The descriptions of the Classic Cars in the Directory were partly generated or supplemented with the help of artificial intelligence (AI). The content may occasionally not always be entirely accurate or factually correct despite careful checking.
The Modulo ideally closes with its futuristic spaceship-with-wheels lines the era of cars created for innovation. The years that followed have forced manufacturers to find a compromise between innovation and function, losing the charm that a model like this will forever guarantee over time.
No one could possibly imagine that the chassis and the V12 engine of a powerful, race-winning Ferrari such as the 512 S is hidden beneath such unusual and futuristic forms. The year is 1970, Pininfarina and Bertone are battling it out to see which is the more innovative and the designer Paolo Martin comes up with something that took the world by storm: the Modulo. An object of research, an idea taken to the extreme, utopian or provocative.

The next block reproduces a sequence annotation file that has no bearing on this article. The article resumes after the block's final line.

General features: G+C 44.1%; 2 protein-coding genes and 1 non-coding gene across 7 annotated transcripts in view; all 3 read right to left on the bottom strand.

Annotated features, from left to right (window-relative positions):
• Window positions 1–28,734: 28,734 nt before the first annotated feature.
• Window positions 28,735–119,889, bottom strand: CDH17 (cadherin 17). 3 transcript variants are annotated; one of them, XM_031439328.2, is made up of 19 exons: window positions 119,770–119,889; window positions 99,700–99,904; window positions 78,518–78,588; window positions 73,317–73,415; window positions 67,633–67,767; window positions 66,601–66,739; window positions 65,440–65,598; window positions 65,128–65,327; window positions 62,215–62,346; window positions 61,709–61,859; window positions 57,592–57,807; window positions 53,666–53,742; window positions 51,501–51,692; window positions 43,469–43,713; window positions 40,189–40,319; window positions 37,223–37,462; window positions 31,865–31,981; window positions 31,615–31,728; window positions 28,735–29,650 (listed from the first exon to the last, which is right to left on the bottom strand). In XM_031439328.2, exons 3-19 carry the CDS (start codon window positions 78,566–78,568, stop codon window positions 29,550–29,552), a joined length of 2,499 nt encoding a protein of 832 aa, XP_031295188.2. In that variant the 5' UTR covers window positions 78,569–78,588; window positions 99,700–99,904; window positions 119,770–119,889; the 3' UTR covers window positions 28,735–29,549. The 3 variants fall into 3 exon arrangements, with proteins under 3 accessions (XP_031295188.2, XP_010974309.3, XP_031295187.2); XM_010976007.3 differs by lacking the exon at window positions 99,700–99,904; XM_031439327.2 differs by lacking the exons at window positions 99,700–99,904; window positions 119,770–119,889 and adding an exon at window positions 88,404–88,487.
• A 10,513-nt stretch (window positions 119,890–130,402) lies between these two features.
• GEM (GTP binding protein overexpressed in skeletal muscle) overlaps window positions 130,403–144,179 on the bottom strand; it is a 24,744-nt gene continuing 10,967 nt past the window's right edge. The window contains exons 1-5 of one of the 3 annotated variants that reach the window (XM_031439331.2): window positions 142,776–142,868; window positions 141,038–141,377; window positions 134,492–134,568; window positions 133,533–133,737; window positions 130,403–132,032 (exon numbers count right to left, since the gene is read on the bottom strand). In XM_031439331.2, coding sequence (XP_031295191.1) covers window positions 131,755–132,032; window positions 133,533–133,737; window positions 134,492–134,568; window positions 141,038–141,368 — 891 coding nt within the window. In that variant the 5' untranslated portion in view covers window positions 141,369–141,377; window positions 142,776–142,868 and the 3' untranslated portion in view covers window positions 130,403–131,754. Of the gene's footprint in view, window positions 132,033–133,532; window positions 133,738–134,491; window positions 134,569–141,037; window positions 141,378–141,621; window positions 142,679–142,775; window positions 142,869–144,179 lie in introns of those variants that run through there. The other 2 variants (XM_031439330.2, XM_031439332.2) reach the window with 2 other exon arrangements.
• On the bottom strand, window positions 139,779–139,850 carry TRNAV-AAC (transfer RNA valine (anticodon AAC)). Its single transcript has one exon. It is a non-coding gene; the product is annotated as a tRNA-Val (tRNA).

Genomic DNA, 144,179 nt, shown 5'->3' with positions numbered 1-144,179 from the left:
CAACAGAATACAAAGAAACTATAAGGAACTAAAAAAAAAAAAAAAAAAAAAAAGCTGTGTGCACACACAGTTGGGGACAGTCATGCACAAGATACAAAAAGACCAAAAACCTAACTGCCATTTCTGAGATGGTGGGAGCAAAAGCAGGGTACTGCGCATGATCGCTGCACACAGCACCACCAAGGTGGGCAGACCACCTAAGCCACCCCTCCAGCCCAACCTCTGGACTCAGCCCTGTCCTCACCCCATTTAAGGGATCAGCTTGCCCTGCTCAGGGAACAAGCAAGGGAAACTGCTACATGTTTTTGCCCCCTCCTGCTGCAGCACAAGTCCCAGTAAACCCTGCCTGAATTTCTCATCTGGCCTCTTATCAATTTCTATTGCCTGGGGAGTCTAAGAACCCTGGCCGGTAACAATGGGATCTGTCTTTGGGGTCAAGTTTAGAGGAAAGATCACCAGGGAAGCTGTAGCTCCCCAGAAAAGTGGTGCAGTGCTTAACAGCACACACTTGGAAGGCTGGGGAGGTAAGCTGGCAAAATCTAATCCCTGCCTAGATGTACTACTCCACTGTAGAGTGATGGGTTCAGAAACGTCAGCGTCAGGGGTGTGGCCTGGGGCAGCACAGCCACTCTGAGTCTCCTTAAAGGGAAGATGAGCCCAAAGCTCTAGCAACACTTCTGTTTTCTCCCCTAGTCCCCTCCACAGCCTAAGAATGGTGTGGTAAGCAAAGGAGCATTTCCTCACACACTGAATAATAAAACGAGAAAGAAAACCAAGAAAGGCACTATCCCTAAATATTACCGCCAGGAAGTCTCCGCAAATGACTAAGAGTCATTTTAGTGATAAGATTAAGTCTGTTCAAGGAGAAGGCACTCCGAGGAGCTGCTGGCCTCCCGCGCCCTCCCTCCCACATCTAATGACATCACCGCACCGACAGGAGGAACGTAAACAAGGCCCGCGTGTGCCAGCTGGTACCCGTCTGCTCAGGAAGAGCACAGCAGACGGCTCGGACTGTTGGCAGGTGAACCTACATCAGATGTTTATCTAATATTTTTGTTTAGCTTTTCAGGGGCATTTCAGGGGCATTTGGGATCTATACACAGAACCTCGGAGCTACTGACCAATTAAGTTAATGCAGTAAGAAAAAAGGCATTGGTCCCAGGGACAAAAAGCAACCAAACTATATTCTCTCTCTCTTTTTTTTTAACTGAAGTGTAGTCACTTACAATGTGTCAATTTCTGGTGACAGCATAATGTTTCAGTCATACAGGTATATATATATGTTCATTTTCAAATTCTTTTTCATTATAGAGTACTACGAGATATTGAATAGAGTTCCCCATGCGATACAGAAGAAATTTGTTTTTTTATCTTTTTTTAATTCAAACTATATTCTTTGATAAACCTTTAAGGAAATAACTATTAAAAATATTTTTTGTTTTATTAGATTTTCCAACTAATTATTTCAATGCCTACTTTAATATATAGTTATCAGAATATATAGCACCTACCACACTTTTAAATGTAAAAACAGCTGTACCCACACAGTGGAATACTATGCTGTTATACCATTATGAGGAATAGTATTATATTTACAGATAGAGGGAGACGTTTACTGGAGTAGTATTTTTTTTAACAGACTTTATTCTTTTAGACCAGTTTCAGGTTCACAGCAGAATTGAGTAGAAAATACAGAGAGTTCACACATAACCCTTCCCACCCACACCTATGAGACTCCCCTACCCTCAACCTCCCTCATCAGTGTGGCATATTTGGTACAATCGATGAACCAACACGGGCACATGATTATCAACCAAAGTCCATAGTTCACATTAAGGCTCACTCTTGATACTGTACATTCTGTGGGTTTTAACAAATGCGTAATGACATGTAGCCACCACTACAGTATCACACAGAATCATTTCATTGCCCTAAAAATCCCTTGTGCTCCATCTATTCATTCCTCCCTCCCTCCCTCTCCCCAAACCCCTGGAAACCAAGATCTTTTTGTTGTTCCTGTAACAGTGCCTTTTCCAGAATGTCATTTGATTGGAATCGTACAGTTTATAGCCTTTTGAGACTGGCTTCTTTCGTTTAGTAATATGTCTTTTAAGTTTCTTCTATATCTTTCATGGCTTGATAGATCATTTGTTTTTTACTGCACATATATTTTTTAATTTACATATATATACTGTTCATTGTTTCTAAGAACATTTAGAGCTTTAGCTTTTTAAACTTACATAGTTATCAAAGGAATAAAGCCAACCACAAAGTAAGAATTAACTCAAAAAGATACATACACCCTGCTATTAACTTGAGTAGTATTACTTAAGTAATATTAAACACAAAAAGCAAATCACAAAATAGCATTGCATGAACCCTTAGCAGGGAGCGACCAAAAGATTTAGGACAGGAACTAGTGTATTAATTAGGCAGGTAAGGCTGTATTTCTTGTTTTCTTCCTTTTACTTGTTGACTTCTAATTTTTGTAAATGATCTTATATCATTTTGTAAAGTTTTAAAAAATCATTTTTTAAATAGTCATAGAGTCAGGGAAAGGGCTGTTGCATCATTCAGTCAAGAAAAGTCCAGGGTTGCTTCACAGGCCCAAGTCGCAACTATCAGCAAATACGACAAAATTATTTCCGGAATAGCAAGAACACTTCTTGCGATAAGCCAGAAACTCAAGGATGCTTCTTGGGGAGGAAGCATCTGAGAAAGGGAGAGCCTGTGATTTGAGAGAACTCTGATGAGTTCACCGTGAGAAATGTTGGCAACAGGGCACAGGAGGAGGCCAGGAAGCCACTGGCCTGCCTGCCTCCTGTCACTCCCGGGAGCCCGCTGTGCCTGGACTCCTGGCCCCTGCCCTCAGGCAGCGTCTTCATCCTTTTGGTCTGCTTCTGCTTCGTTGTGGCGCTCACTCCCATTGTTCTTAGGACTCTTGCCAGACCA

After being presented in Geneva, the Modulo drew the attention of visitors to the Italian pavilion at the Osaka EXPO and went on to receive numerous prizes and awards. The Modulo also required quite a lot of agility to get on board: in fact, the windshield and part of the roof have to move forward to allow access to the passenger compartment. The fluid line is as spectacular as it is effective thanks to the reduced front section and the characteristic Ferrari red band over the almost white colour that wraps around the car.
Fun fact: at its first appearance in the form of the scale model, the Modulo was painted black, but without a doubt, the light colour emphasizes the shapes even more – shapes that are now, let’s not forget, more than 50 years old and still remain avant-garde to this day. The car now belongs to James Glickenhaus who bravely got it up and running, which was not very well received by purists. It has made appearances at the world's most important concours d'elegance including Villa d'Este and Pebble Beach.